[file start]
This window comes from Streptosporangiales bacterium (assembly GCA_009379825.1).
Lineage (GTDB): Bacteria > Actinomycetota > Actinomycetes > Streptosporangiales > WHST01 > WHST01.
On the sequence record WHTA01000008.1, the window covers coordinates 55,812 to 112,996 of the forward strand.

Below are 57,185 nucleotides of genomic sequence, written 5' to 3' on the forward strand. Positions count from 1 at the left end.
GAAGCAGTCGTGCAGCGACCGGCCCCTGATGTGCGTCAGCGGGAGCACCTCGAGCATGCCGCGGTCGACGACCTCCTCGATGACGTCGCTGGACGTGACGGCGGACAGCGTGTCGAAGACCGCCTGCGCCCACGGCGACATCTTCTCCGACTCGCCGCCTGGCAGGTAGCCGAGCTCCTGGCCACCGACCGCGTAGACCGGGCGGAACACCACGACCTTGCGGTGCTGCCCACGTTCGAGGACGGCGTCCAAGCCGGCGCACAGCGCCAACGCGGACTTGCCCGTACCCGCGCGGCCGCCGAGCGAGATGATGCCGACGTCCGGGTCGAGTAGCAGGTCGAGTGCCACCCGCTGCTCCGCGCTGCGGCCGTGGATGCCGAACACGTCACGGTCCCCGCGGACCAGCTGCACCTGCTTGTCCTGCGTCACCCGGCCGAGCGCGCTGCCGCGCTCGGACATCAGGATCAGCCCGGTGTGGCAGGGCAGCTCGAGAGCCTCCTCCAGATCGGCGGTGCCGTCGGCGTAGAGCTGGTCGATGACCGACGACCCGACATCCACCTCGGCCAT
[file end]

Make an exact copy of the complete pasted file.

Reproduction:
This window comes from Streptosporangiales bacterium (assembly GCA_009379825.1).
Lineage (GTDB): Bacteria > Actinomycetota > Actinomycetes > Streptosporangiales > WHST01 > WHST01.
On the sequence record WHTA01000008.1, the window covers coordinates 55,812 to 112,996 of the forward strand.

Below are 57,185 nucleotides of genomic sequence, written 5' to 3' on the forward strand. Positions count from 1 at the left end.
GAAGCAGTCGTGCAGCGACCGGCCCCTGATGTGCGTCAGCGGGAGCACCTCGAGCATGCCGCGGTCGACGACCTCCTCGATGACGTCGCTGGACGTGACGGCGGACAGCGTGTCGAAGACCGCCTGCGCCCACGGCGACATCTTCTCCGACTCGCCGCCTGGCAGGTAGCCGAGCTCCTGGCCACCGACCGCGTAGACCGGGCGGAACACCACGACCTTGCGGTGCTGCCCACGTTCGAGGACGGCGTCCAAGCCGGCGCACAGCGCCAACGCGGACTTGCCCGTACCCGCGCGGCCGCCGAGCGAGATGATGCCGACGTCCGGGTCGAGTAGCAGGTCGAGTGCCACCCGCTGCTCCGCGCTGCGGCCGTGGATGCCGAACACGTCACGGTCCCCGCGGACCAGCTGCACCTGCTTGTCCTGCGTCACCCGGCCGAGCGCGCTGCCGCGCTCGGACATCAGGATCAGCCCGGTGTGGCAGGGCAGCTCGAGAGCCTCCTCCAGATCGGCGGTGCCGTCGGCGTAGAGCTGGTCGATGACCGACGACCCGACATCCACCTCGGCCAT